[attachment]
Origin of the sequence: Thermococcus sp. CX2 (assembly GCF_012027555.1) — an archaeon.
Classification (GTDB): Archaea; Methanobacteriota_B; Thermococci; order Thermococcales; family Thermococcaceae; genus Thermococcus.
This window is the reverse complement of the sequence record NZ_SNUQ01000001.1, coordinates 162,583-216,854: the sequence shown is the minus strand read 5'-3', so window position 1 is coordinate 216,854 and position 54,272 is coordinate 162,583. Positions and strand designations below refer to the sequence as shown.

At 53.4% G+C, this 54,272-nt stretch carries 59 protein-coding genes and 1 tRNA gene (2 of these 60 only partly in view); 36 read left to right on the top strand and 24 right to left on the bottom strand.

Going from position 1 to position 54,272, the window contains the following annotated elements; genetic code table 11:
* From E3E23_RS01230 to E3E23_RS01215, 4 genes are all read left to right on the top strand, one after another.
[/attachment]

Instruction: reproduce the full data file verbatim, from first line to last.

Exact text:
Origin of the sequence: Thermococcus sp. CX2 (assembly GCF_012027555.1) — an archaeon.
Classification (GTDB): Archaea; Methanobacteriota_B; Thermococci; order Thermococcales; family Thermococcaceae; genus Thermococcus.
This window is the reverse complement of the sequence record NZ_SNUQ01000001.1, coordinates 162,583-216,854: the sequence shown is the minus strand read 5'-3', so window position 1 is coordinate 216,854 and position 54,272 is coordinate 162,583. Positions and strand designations below refer to the sequence as shown.

At 53.4% G+C, this 54,272-nt stretch carries 59 protein-coding genes and 1 tRNA gene (2 of these 60 only partly in view); 36 read left to right on the top strand and 24 right to left on the bottom strand.

Going from position 1 to position 54,272, the window contains the following annotated elements; genetic code table 11:
* From E3E23_RS01230 to E3E23_RS01215, 4 genes are all read left to right on the top strand, one after another.